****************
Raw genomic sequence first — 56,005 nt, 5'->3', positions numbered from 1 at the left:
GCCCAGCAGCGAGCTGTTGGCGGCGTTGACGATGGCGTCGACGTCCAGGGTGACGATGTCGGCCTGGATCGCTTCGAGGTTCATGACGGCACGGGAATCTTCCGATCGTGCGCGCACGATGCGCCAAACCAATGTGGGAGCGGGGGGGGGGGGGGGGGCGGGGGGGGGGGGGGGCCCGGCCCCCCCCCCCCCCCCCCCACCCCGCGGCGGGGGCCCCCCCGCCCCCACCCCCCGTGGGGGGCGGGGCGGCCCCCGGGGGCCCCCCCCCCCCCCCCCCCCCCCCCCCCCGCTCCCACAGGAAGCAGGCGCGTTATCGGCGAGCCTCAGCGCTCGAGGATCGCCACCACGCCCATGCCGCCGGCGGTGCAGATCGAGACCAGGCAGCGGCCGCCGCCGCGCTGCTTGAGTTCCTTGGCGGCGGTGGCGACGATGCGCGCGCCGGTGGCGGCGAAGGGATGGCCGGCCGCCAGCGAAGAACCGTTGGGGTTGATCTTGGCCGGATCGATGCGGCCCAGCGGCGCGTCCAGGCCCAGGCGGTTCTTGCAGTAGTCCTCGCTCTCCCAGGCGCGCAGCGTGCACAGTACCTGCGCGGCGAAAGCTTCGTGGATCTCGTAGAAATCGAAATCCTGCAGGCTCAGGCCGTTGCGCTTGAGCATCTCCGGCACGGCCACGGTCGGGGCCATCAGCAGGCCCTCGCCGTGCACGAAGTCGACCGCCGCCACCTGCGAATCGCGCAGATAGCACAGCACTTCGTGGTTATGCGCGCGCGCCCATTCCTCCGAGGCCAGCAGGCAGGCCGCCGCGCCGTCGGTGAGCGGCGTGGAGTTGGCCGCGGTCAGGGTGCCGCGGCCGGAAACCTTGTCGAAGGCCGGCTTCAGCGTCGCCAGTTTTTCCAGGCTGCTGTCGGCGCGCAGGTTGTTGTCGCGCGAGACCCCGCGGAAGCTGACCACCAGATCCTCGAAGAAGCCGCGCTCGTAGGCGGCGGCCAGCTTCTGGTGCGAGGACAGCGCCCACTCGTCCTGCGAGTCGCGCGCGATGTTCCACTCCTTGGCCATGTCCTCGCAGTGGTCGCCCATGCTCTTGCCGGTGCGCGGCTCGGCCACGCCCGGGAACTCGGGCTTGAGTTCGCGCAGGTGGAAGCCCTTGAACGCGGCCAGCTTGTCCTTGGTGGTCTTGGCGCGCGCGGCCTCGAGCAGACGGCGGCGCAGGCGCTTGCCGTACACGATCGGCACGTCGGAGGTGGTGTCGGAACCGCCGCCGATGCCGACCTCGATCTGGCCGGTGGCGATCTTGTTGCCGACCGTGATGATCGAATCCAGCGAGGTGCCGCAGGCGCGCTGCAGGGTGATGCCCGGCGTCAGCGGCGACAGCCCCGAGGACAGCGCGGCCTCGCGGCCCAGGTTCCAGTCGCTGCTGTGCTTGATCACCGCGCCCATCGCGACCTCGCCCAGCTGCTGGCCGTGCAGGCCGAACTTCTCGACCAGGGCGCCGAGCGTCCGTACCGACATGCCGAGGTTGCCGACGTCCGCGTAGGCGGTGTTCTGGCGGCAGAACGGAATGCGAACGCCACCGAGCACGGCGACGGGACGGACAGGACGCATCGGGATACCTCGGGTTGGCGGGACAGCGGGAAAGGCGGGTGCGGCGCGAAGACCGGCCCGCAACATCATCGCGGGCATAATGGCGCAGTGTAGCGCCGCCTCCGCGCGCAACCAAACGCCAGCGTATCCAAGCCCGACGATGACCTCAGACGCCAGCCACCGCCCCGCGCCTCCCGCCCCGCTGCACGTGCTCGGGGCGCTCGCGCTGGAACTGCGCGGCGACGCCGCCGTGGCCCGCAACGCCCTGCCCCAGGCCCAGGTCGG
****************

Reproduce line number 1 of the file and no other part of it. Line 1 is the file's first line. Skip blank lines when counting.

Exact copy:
Raw genomic sequence first — 56,005 nt, 5'->3', positions numbered from 1 at the left: